Advanced Search

Warner) Wetherell, Elizabeth [Warner, Susan]

American Female Patriotism.


A Nationalistic Essay
[Warner, Susan]. Wetherell, Elizabeth [pseudonym]. American Female Patriotism. A prize essay. New York: Edward H. Fletcher, 1852.
32mo.; publishers ads on front and rear endpapers; a.e.g.; black cloth elaborately stamped in blind and gilt. In the large specially made cloth slipcase allocated for small items.  
First edition of this prize-winning essay, the best composition by a woman answering the question, "How may an American woman best show her Patriotism?" The prize-which included a fifty-dollar "premium"-was awarded by a committee comprised of E. W. Chester, S. D. Burchard, and Asa D. Smith. Wetherell's answer to their question was aggressively nationalistic and very much in the spirit of the Young America writers working in New York at that time: "Dare to be American," she exhorted her readers. Reject "foreign distinctions" and mannerisms; reject even their languages. "Speak English and be proud." Her essay, in the form of a dialogue between a husband and wife, "takes its readers through the vaguely European affectations of well-bred women of Warner's day."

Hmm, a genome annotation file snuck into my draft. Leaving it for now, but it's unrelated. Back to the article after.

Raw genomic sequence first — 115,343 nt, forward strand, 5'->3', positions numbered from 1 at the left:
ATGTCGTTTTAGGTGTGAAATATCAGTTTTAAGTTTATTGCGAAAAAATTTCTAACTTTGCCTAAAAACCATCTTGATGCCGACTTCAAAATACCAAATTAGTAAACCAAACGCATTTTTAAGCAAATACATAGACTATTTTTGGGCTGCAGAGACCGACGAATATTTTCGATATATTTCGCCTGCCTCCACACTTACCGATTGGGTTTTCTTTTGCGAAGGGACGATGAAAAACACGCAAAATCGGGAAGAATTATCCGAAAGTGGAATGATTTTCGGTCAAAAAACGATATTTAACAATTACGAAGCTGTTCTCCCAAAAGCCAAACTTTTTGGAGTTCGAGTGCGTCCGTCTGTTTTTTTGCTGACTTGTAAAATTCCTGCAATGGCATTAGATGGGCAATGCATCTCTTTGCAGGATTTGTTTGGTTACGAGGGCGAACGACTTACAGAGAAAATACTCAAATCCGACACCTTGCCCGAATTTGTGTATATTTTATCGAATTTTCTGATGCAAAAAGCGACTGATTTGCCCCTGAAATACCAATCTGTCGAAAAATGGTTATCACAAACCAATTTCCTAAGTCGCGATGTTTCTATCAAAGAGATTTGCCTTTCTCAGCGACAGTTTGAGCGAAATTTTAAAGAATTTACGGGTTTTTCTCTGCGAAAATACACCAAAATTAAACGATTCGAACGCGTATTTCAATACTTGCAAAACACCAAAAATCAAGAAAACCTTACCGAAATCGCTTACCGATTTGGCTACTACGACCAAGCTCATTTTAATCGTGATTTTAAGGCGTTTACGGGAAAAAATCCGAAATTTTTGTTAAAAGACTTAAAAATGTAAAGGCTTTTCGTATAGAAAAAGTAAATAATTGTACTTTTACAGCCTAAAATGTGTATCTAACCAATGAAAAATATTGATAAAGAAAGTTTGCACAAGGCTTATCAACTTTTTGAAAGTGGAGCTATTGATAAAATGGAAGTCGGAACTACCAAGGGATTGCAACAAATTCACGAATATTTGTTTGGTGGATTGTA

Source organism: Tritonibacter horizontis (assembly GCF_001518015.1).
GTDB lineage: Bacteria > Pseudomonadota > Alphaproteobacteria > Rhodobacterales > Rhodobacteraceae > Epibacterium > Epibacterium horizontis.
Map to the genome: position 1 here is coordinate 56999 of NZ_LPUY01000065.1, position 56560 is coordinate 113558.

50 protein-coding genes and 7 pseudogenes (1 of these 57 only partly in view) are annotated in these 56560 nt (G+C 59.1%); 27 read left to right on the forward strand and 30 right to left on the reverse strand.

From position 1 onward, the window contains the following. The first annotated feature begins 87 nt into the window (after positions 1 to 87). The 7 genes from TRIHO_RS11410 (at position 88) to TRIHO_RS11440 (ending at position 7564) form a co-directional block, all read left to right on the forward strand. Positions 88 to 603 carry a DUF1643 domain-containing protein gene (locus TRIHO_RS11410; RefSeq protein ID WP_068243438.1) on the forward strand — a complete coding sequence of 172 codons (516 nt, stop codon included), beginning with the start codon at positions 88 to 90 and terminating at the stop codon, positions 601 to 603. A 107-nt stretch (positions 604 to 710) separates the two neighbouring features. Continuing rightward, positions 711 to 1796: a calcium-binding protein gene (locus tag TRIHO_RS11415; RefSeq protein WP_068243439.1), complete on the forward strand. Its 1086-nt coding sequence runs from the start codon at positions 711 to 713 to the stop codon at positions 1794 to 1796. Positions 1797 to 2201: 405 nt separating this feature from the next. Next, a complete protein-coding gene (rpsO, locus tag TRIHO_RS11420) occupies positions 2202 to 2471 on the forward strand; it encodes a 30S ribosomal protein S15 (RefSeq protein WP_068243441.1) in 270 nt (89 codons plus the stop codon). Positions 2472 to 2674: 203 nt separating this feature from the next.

Before its separate publication in this "neat and portable form," the essay appeared in the New York magazine The Ladies Wreath, an advertisement for which appears in the rear. The publisher capitalized on Warner's recent success by identifying her on the title page as the author of Wide, Wide World and Queechy.

© 2011-2018 Glenn Horowitz Bookseller, Inc. All Rights Reserved.